Minivans are a segment that is undeniably important in the automotive market, regardless of stigma.
Every automaker in the world is trying to satisfy the three-row vehicle thirst that consumers have in the shape of an SUV, when what we really need is a minivan. If we would all just get over ourselves and our egos, perfectly capable, comfortable vehicles like the 2021 Kia Sedona SX Tech tested here would be in almost every suburban driveway.
Other than the minivan, there is just no other vehicle that can cram as much stuff and people inside of it, while maintaining decent room no matter where you are sitting. The Sedona seats up to eight people, and that is a real number. It’s not one with asterisks next to it detailing the exact shape and build of each human, or how many can sit with their feet on the floor instead of cross-legged. The Sedona has a very clean and functional layout throughout, with a pleasant looking dashboard loaded up with physical buttons to do whatever you need, in logical places.
Cupholders? You cannot count those on two hands in the Sedona. This is a vehicle rife with convenience, from USB ports all over the place, to a nice and low load floor for hauling cargo. When the third row is in the upright position, the trunk is so deep you may question if it is actually below the road surface. Roll-up sun shades are built in to all rearward windows for those who like to nap, and the seats are all very comfortable. The first two rows get heated seats for the outboard positions, and a heated steering wheel comes on automatically at start-up if it detects cold weather.
Time to talk some cold, hard numbers. Legroom in the Sedona measures at 1,040/1,045/885mm (40.9/41.1/34.8 in.) for the front/middle/rear rows respectively. Cargo capacity behind the third row is 960-liters (33.9 cu. ft.), which is what most small crossovers can hold with all of their seats folded down. With the second and third row collapsed, cargo capacity swells to a massive 4,022-liters (142.0 cu. ft.).
With a base price of $32,295 for the LX trim, the 2021 Kia Sedona SX-Tech tested here is the fully loaded version of the van. There are no options available on the SX Tech, with an as-tested price of $42,795 before fees, taxes and incentives. On top of the SX, the SX Tech trim adds, among other things, a full suite of driver assistance safety systems such as blind spot monitoring and forward collision avoidance.
Around town, driving the Sedona is a pretty effortless affair. Despite its size, the minivan handles more like a car than an SUV, thanks to its low center of gravity. The biggest difference between the Sedona and any large SUV is the fact that it is a front-wheel drive vehicle. Thanks to the market rush towards crossovers, most large vehicles on the road these days have some sort of all-wheel-drive system.
The Sedona handles itself very well despite having half the drive wheels. When the road is wet or underfoot conditions are not ideal, the lack of all-wheel-drive becomes slightly noticeable. The size and weight of the van make the front wheels have to do a bit more grunting when a wheel slips to get everything back on track, but with a good set of winter tires, buyers have no reason not to be confident in its abilities.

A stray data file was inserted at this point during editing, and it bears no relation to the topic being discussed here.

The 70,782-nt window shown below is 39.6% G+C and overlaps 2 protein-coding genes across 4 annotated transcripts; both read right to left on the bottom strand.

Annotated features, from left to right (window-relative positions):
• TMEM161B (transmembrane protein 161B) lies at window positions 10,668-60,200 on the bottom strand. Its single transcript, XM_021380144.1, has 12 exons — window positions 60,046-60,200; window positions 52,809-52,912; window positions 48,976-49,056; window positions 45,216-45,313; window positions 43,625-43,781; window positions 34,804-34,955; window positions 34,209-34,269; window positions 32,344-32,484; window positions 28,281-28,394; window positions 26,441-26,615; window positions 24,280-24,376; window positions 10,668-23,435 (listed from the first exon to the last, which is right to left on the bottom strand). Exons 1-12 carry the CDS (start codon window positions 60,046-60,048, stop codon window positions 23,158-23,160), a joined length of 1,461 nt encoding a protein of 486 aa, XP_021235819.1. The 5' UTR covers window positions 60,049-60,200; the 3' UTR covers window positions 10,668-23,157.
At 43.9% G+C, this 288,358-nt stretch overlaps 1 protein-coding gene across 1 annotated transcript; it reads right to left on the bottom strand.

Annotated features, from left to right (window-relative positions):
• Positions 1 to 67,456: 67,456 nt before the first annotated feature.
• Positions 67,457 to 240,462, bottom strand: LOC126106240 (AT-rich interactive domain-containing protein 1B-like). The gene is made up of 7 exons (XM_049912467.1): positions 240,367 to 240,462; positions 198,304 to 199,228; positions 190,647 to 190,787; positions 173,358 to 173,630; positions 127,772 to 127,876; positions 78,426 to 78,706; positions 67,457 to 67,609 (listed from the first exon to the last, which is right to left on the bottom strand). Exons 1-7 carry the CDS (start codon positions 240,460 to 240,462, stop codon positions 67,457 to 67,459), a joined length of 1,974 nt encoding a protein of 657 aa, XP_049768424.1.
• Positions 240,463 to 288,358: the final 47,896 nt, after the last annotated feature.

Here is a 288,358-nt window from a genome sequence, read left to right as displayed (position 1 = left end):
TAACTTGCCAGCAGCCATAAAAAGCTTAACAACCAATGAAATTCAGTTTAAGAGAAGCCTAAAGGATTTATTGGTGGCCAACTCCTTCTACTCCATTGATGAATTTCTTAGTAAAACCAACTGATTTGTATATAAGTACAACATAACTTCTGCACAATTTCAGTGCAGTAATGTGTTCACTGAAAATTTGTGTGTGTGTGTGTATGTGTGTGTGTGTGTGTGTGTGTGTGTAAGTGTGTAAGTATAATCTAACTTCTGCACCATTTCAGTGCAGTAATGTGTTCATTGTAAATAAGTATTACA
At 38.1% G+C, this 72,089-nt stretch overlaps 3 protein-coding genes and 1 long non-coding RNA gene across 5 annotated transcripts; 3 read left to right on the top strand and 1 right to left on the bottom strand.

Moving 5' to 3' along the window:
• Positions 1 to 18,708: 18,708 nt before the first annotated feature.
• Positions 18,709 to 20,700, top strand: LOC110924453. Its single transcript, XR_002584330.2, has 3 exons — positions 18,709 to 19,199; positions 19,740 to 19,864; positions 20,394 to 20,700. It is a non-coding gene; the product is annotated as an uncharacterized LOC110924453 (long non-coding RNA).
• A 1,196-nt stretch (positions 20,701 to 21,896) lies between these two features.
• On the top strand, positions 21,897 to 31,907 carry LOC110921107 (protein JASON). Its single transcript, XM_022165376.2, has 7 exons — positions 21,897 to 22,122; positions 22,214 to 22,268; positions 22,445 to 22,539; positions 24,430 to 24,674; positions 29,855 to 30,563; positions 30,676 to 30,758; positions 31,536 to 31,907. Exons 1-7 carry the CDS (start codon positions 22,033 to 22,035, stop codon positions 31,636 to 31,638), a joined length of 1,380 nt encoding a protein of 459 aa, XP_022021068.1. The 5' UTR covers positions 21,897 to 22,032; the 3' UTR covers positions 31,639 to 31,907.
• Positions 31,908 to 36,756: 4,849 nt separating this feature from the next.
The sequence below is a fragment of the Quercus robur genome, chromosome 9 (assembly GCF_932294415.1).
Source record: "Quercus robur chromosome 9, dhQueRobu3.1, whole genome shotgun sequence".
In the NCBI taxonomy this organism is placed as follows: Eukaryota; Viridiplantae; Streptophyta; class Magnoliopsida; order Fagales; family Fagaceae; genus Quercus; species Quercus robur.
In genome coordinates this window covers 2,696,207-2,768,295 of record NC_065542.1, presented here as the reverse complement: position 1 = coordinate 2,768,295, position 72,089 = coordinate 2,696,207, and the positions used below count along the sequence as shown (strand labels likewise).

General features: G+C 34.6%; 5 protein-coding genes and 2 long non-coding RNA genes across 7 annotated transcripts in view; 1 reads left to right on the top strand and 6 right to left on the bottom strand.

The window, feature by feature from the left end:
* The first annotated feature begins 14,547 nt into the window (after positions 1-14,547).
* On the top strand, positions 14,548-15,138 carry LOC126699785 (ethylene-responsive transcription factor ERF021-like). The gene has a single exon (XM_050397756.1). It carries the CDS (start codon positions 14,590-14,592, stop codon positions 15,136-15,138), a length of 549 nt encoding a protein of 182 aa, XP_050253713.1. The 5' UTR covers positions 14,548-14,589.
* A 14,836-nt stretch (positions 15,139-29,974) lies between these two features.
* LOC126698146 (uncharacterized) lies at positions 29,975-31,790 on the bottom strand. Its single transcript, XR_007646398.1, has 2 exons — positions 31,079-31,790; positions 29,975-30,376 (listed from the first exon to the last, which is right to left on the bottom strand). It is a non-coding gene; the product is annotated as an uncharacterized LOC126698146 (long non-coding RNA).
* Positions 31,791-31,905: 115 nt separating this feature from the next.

The reason the Sedona is such a pleasure to drive lies up front, behind that wide-mouthed grille. A 3.3-liter naturally aspirated and direct injected V6 engine produces 276 horsepower at 6,000RPM, and 248 lb-ft. of torque at 5,200RPM. Keeping all that power in check, and on tap when it is needed is a nice eight-speed automatic. It’s buttery smooth and operation, and goes about its business imperceptibly and pleasantly. Towing capacity is a respectable 1,588 kg (3,500-pounds), higher than most smaller crossovers, but nowhere near that of a large SUV.
Curb weight for the heaviest Sedona is 2,124kg (4,683-pounds) which is not surprising given the size of the van. Fuel economy checks in at 12.7L/100km city, 9.9L/100km highway, and 11.5L/100km combined. It’s one of the weakest in the segment, but not by much – the new Toyota Sienna has moved to a hybrid-only powertrain. Fuel tank capacity is 80L, and the Sedona only asks to be filled with regular fuel.
It is hard to be innovative in the minivan segment, Honda has put vacuums in the Odyssey for years, Toyota has been equipping the Sienna with all-wheel-drive for generations, and the Chrysler Pacifica has taken the plug-in hybrid route to try to shake things up. All of these contenders do the job really well, with each having their own pros and cons and needing a test drive to really see what suits your style.
The 2021 Kia Sedona SX Tech does everything well without complaining, with a clean, functional interior that has everything the typical buyer will need. The Sedona is one of the lowest priced vehicles in the segment and that should not be seen as a negative. With the exit of the aging Dodge Grand Caravan from the segment, it’s time to look at the Sedona and realize that it provides incredible value for the money.